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cadet blogs

Great to be a Senior

(Academics, Class of 2015) Permanent link
Cantrellt Photo It has been a busy, but GREAT start to the year! I finished up the summer at home in sunny Florida and then I was on my way (in my car) back to the Academy. It is great to be a senior, to have a car, to have liberty on Thursday nights, and to hold a leadership role within the corps. I already know this year will be the best year yet! Classes started yesterday so it was a lot of organizing and planning skills to get off on the right foot. I had previously had or met most of my teachers so it wasn’t a huge deal to start school. Although, I do know how the fourth class feel because that was me on my first day three years ago.

 

Last weekend I went to southern Maine with a group of girlfriends and we stayed at my friend’s house. It was a short trip, but I had so much fun! We went to watch Keelan Donovan sing and play the guitar with MamaDear then we explored Portland. We also walked on the beautiful beach and ate a great home cooked meal! It was a great first weekend back with all of my friends. This weekend is Labor Day so the corps will have Monday off and a group of girls and myself are off to hike Mount Washington in New Hampshire! The most hiking I have done was in Hawaii so we will see how this nine-mile hike goes...I might need some encouraging words from my friends half way up! Either way it will be an adventure and I can’t wait.

 

Of course I am staying focused on my studies and trust me the homework has already started. Lots of readings to do before bed so I should probably start that!

 

I hope everyone has a great start to the year and you hit the ground running with schoolwork and sports, but don’t forget to take some time to relax and enjoy the moment (it goes by faster than you think) I am always available for questions at Sara.E.Cantrell@uscga.edu.

 

More about Sara.

 

Returning Home

(The Cadet Experience, Class of 2017) Permanent link
Corbett Photo It was a long 142 days to be away from home. Then again I am only from Philly so I don’t have much room to talk as there are cadets from Alaska and other faraway lands. As I ventured out this summer, I kept track of what I needed to do to finally arrive home. I started my journey in Milwaukee. A small station, but a great station. I drove 45-foot and 25-foot boats that could zoom through the water and slice through waves at speeds upwards of 50 mph. (45 knots for those who are nautical.) I saved a life. I lifeguarded for four years in high school and had pulled struggling swimmers to the side, but this was different. A man’s life depended on the training I had. The “wealth” of knowledge one could accumulate in a whole year being in the Coast Guard. I sat in the radio room and answered the call and I sent out our boats with our crew. Everyone knew their position and there I was the rookie, calm, collected and managing the pickup of a 52 year old man who fell into the Milwaukee river system. I did my job and a man’s life was saved.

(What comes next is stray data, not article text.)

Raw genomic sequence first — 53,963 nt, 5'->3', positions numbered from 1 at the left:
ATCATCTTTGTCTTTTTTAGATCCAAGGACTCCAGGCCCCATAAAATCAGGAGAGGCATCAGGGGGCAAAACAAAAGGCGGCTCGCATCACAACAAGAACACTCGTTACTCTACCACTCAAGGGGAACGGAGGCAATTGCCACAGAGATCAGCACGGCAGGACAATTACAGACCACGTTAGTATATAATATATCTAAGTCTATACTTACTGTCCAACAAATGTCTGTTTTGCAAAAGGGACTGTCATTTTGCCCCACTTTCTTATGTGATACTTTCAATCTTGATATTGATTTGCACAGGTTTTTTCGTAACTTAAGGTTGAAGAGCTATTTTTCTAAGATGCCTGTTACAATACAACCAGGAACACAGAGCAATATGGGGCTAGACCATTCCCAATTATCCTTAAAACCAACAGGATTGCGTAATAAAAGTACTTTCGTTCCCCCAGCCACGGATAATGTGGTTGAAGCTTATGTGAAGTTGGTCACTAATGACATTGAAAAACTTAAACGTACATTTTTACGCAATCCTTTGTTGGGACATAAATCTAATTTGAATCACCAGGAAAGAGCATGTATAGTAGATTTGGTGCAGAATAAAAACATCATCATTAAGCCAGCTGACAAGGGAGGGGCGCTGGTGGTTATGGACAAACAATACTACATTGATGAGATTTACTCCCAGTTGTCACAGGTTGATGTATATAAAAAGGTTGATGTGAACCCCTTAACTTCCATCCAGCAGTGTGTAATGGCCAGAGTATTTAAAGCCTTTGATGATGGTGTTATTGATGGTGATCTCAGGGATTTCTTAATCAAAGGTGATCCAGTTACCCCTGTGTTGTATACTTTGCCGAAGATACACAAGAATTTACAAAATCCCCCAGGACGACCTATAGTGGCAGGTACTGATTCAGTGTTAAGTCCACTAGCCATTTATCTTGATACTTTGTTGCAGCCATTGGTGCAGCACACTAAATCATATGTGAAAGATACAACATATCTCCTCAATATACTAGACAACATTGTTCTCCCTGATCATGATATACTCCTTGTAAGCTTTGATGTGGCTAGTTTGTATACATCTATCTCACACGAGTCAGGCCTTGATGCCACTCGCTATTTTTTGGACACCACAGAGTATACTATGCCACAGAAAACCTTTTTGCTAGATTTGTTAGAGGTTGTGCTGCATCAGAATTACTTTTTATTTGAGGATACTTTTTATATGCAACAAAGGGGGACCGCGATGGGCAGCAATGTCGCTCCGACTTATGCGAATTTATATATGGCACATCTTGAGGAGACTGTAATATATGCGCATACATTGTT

I was pepper sprayed…yes military-grade pepper sprayed, voluntarily. Probably one of the worst experiences of my life, but it was something that needed to be done. There is oh so little room to expand on all stories so I will leave this one to another day.

 

I left the station in high spirits and boarded the CGC Eagle. I knew Eagle was the last part of my trip. I sailed from Miami through awful weather, long midnight watches, and trainings on trainings, until we reached Nova Scotia. Two port calls down and few more to go. Then came Newfoundland, where I scaled coastal cliffs and jumped into iceberg-filled water, and then NYC where I would see my family for the first time in several months. One port call left. I scaled 15 stories in whipping winds and rain aboard the tall ship Eagle. It was the job that needed to be done and another step closer to that goal. Eyes on the prize and I just kept my thoughts toward that last sight of land.

 

The shores of Bourne, Massachusetts came in sight and I knew my summer was coming to an end. As I disembarked, I looked back on the summer with friends and I came to a conclusion that can best be expressed in the quote, “No one ever said it would be easy, they just promised it would be worth it.” I stepped out of my father’s car and onto the beaches of Jersey where I spent my summers growing up, and where this leave would be spent. The sand lit up beneath my feet as my weight squeezed the water out. I ignored the scientific reason and preferred to think that sand was welcoming me home. As if I was royalty returning back to my land after a long journey.

 

More about Shane.